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U.S. intel review finds no evidence linking foreign adversary to 'Havana syndrome'

U.S. intelligence officials had at one time considered Russia a leading suspect in what some assessed were deliberate attacks on diplomats and CIA officers overseas.

An intensive review by U.S. intelligence agencies has found no evidence linking any foreign adversary to the so-called Havana syndrome, according to a newly declassified assessment.

"This is not simply an absence of evidence," a senior U.S. intelligence official told reporters in a background briefing about the findings. "We have a lot of evidence that points the other way."

Intelligence officials said the findings released Wednesday were the culmination of a yearslong effort to verify a longstanding hypothesis that a U.S. adversary, most likely Russia, was responsible for at least some of the mysterious and sudden brain injuries suffered by a small group of American diplomats and spies overseas.

Last year, an interim assessment by the CIA ruled out a global campaign by a foreign government, but said there were two dozen cases for which an attack could not be excluded. Wednesday's findings concluded that even in those cases, there was no evidence pointing to a weapon or any other device used by a foreign adversary or anyone else.

An old American car passes by the U.S. embassy in Havana on May 3, 2022.
An old American car passes by the U.S. embassy in Havana on May 3, 2022.Yamil Lage / AFP via Getty Images file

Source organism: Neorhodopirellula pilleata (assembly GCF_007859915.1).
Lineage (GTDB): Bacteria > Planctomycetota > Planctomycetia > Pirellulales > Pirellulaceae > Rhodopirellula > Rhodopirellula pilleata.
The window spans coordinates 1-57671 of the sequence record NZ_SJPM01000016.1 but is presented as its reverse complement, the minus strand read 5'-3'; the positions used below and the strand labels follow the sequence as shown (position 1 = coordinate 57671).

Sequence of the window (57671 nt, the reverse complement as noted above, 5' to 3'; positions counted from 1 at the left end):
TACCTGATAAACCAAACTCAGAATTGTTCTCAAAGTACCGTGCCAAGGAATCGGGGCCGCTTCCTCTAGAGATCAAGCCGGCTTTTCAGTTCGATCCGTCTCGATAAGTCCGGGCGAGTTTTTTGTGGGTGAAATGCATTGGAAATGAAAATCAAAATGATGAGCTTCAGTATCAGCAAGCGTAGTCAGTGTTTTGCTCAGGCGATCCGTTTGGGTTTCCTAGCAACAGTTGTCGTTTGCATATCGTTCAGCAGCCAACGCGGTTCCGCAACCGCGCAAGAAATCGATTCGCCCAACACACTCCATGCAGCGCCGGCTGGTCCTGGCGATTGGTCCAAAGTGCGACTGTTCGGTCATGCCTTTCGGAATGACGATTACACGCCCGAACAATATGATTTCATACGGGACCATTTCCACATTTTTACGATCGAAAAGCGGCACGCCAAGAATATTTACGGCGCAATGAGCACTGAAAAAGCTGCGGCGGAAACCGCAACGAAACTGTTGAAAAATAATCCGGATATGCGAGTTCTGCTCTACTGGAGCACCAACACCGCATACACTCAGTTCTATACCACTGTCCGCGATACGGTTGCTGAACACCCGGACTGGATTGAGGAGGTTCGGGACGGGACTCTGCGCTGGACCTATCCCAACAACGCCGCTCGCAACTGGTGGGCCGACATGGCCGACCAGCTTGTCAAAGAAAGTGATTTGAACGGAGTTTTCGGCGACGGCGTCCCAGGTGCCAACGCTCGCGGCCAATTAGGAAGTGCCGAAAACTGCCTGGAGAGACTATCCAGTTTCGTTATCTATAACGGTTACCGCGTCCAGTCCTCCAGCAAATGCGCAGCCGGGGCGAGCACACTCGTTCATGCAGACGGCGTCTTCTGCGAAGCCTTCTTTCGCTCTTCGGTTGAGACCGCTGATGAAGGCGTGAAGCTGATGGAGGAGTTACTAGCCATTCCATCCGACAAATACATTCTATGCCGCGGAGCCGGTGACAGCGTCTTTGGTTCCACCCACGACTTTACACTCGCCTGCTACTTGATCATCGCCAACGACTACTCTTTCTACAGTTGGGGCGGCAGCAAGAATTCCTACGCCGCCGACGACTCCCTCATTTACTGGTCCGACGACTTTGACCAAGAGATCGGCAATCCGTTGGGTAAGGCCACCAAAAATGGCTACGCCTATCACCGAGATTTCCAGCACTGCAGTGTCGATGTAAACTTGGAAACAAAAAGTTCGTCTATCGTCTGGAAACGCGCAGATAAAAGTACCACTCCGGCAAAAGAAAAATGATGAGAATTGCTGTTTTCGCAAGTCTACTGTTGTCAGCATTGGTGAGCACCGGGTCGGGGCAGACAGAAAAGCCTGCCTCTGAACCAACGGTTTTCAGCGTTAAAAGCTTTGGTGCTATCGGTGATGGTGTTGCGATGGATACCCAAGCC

Starting in late 2016, U.S. diplomats and spies serving in Cuba began reporting bizarre sounds and sensations followed by unexplained illnesses and symptoms, including hearing and vision loss, memory and balance problems, headaches and nausea.

Over the years, around 15,000 U.S. government employees have come forward reporting suspected incidents in more than a dozen countries.

Asked what could have caused the documented brain injuries suffered by some of the employees, the intelligence officials cited pre-existing medical conditions, environmental factors, and an environment in which spies and diplomats perceived that they were under mysterious attack.

The officials were careful to say they were not disputing or dismissing any of the symptoms cited by those who reported them. It remains to be seen what impact the assessment will have on a government-wide effort, mandated by Congress, to provide compensation for people who suffered what had been officially deemed “anomalous health incidents.”

NBC News reported in 2018 that U.S. intelligence officials considered Russia a leading suspect in what some of them assessed to have been deliberate attacks on the diplomats and CIA officers overseas. But in the years since then, the spy agencies failed to develop any evidence pointing to Russia or any other adversary, or any deliberate act by anyone.

Intelligence collected on various foreign adversaries suggested they were confused by the claims and believed it was a U.S. disinformation plot, one intelligence official said.

And further medical analysis determined that there was no coherent set of symptoms.

The Biden administration has come under criticism from lawmakers over its response to the health incidents. Diplomats reporting symptoms have complained that the State Department’s bureaucracy has been slow in providing care, evaluation and benefits, and that some senior officials have sometimes shown skepticism about the syndrome. 

In November 2021, Secretary of State Antony Blinken named a new diplomat to lead a task force overseeing the response to the “Havana syndrome” after the previous chief came under sharp criticism and resigned.